The potential outcome of greater reliance upon smart technology often is the ability to replace humans with some form of non-human system capable of acquiring, processing and analysing data. In relation to the exploitation of smart technology the outcome can be of the following types:

  • 1. Tangible applications, where the technology is used to enhance the customer’s service experience through either improving performance or reducing costs.
  • 2. Information applications, where the technology is used to enhance information available to the user.
  • 3. Layeredapplications, where the technology is used to direct the user to another knowledge source or to assist in supporting a superior purchase outcome.

In order to exploit advances in technology to evolving new paradigms for delivering services, enhancing customer satisfaction or improving productivity, service firms must comprehend the nature of the latest advances in digital technologies and how these can provide the basis for implementing fundamental organisational change. The problem facing many service operations, especially those in more mature industries such as retailing or banking and also within the public sector, is that the senior management may lack sufficient technological knowledge to determine whether the latest advances can deliver the cost/benefit outcomes that are being claimed (Waters 2013). It is for this reason that the start point in seeking to determine how new technology may impact a future service strategy should be based around assessing the role of people in the delivery of processes. Options available could include:

  • 1. Totally or partially removing people by a move to service provision automation.
  • 2. Simplifying people tasks to permit the employment of lower-skilled, lower-cost staff.
  • 3. Utilising fewer, more highly skilled staff to fulfil more-complex roles, whilst automating less-complex tasks.
  • 4. Acting as an intermediary by utilising mobile technology to link customers with a pool of freelance service providers.

The rapid pace technological change which is occurring in relation to the Internet and mobile communications in terms of the impact on the nature of services offered and the processes associated with service delivery does mean that identifying and sustaining a competitive advantage in today’s online world is becoming increasingly complex. Those organisations which still rely upon process models and systems evolved in the terrestrial world during the second half of the twentieth century should expect increasing problems in countering the activities of pure play and mixed play service providers. It can also be predicted that the Internet and associated mobile technologies will become the dominant platform through which to deliver an increasingly large number of new and improved services in both private and public sector organisations (Zoric and Braek 2011).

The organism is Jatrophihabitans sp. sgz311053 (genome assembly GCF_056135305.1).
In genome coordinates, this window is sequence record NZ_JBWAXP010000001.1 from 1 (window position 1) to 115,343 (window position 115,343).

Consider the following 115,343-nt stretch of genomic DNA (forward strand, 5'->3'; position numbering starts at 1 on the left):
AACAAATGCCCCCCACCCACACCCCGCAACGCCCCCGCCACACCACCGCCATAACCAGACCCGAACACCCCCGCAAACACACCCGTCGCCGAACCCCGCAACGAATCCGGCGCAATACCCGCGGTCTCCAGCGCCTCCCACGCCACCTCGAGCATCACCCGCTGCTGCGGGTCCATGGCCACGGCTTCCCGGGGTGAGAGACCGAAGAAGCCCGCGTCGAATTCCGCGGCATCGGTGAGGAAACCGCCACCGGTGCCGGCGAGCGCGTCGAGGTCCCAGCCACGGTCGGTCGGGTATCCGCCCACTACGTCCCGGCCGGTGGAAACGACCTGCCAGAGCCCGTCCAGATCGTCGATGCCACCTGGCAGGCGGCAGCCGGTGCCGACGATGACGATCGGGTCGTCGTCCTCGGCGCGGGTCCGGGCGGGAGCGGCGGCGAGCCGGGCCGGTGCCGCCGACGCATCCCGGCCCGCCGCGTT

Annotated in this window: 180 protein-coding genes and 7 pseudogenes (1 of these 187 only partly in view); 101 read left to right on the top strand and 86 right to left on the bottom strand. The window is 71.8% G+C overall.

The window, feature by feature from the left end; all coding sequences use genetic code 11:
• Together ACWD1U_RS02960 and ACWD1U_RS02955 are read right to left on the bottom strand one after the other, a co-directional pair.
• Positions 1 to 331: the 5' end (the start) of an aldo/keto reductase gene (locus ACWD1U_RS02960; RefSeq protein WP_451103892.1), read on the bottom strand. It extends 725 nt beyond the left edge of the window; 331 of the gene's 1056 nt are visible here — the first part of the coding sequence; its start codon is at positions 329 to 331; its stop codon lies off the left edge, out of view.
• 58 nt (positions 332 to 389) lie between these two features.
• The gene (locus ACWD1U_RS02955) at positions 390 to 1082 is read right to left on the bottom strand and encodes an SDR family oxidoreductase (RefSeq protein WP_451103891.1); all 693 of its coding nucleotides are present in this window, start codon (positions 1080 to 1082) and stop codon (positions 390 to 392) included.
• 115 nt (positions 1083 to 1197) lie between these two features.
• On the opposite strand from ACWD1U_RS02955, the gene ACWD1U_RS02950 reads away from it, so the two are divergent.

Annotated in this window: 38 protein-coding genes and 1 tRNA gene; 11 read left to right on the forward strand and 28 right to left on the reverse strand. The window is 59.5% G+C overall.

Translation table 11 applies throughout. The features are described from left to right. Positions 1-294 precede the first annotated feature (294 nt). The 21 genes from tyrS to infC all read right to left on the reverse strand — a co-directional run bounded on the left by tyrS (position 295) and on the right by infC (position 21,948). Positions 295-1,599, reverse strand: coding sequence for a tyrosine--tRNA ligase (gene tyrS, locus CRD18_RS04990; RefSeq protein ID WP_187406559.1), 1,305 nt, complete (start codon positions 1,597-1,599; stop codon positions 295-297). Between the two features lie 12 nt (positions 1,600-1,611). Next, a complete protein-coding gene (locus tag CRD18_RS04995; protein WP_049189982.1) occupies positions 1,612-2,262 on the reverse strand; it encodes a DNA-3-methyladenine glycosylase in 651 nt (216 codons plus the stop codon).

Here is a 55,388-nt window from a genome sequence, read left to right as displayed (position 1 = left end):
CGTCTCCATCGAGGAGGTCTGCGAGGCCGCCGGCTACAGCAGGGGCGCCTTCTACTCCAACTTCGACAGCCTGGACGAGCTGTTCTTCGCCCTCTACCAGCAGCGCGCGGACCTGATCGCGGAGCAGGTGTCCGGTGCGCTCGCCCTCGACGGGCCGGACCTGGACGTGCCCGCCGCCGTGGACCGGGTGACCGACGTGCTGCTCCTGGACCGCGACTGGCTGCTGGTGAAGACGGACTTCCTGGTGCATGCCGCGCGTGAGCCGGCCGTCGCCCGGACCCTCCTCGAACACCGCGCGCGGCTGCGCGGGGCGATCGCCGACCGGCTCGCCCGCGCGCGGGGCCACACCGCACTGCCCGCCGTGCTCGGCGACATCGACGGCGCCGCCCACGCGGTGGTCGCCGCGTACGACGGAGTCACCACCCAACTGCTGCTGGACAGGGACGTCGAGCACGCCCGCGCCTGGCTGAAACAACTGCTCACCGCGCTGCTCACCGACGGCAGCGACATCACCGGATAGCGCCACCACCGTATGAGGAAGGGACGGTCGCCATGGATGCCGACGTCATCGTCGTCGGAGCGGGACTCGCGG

On-Demand Service Companies

Case Aims: To illustrate how the smartphone is changing service provision markets

The traditional company model is that of undertaking activities internally when this is cheaper than buying in goods from the market. This model is undergoing fundamental change because many people are connected to the Internet via mobile devices and are members of social networks. As a consequence new firms are being created which offer services to customers, but draw upon a pool of organised self-employed people to deliver the service (Anon. 2015). One such example is Handy, which customers can call using the company app to order a wide range of diverse home services ranging from cleaning to assembling flat-pack furniture. Another example of this new service provider model is Uber, the limousine and taxi service, which acts as an intermediary linking people who want transportation to the thousands of independent drivers who undertake the service request.